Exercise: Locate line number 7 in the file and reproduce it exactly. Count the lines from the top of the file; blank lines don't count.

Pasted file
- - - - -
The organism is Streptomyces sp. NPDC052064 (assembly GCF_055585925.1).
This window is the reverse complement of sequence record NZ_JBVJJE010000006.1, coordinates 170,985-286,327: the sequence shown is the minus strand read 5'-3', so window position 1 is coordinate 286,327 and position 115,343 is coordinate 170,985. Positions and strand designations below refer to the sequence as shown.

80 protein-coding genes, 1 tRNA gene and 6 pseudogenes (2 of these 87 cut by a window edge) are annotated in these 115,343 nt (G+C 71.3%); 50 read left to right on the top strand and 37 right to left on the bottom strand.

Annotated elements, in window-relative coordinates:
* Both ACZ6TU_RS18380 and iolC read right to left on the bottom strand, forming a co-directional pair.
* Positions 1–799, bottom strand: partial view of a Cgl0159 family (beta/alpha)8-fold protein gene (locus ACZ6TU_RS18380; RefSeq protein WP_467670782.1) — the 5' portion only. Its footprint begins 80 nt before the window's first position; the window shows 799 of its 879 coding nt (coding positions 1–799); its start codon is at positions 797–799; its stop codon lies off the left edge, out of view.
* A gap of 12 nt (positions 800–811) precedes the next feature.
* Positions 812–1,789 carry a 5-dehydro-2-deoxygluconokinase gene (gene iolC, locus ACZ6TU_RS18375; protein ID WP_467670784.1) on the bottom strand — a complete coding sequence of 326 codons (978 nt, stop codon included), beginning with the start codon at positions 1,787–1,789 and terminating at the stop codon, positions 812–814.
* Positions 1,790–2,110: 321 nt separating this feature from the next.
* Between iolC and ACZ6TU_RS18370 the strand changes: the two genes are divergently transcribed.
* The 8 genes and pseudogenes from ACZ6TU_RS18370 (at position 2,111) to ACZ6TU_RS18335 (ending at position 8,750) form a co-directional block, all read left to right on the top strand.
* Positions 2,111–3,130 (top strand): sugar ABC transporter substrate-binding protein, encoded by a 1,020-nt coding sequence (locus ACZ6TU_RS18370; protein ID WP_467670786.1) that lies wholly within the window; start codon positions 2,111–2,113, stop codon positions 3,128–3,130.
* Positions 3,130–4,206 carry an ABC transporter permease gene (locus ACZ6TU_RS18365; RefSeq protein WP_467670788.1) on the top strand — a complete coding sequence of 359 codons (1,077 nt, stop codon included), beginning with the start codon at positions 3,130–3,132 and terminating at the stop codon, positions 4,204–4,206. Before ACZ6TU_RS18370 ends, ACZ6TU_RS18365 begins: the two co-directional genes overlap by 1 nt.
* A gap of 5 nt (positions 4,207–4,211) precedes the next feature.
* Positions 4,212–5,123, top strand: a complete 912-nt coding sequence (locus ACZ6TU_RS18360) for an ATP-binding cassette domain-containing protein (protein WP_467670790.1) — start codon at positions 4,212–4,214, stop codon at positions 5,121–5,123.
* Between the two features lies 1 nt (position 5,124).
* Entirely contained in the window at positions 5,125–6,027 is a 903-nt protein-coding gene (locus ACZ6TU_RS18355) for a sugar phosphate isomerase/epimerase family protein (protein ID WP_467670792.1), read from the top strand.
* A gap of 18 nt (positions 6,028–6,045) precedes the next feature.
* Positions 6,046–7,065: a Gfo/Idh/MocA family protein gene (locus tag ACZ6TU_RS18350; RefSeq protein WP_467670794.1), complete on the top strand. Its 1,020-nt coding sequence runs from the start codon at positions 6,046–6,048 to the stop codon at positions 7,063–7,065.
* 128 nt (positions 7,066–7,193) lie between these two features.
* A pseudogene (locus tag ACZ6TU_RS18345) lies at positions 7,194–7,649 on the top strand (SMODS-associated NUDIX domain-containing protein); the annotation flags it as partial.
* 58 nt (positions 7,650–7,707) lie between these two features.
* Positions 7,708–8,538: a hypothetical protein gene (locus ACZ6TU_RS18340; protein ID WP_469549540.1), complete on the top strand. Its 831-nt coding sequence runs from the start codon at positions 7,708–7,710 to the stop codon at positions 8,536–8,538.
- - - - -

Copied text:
* A gap of 12 nt (positions 800–811) precedes the next feature.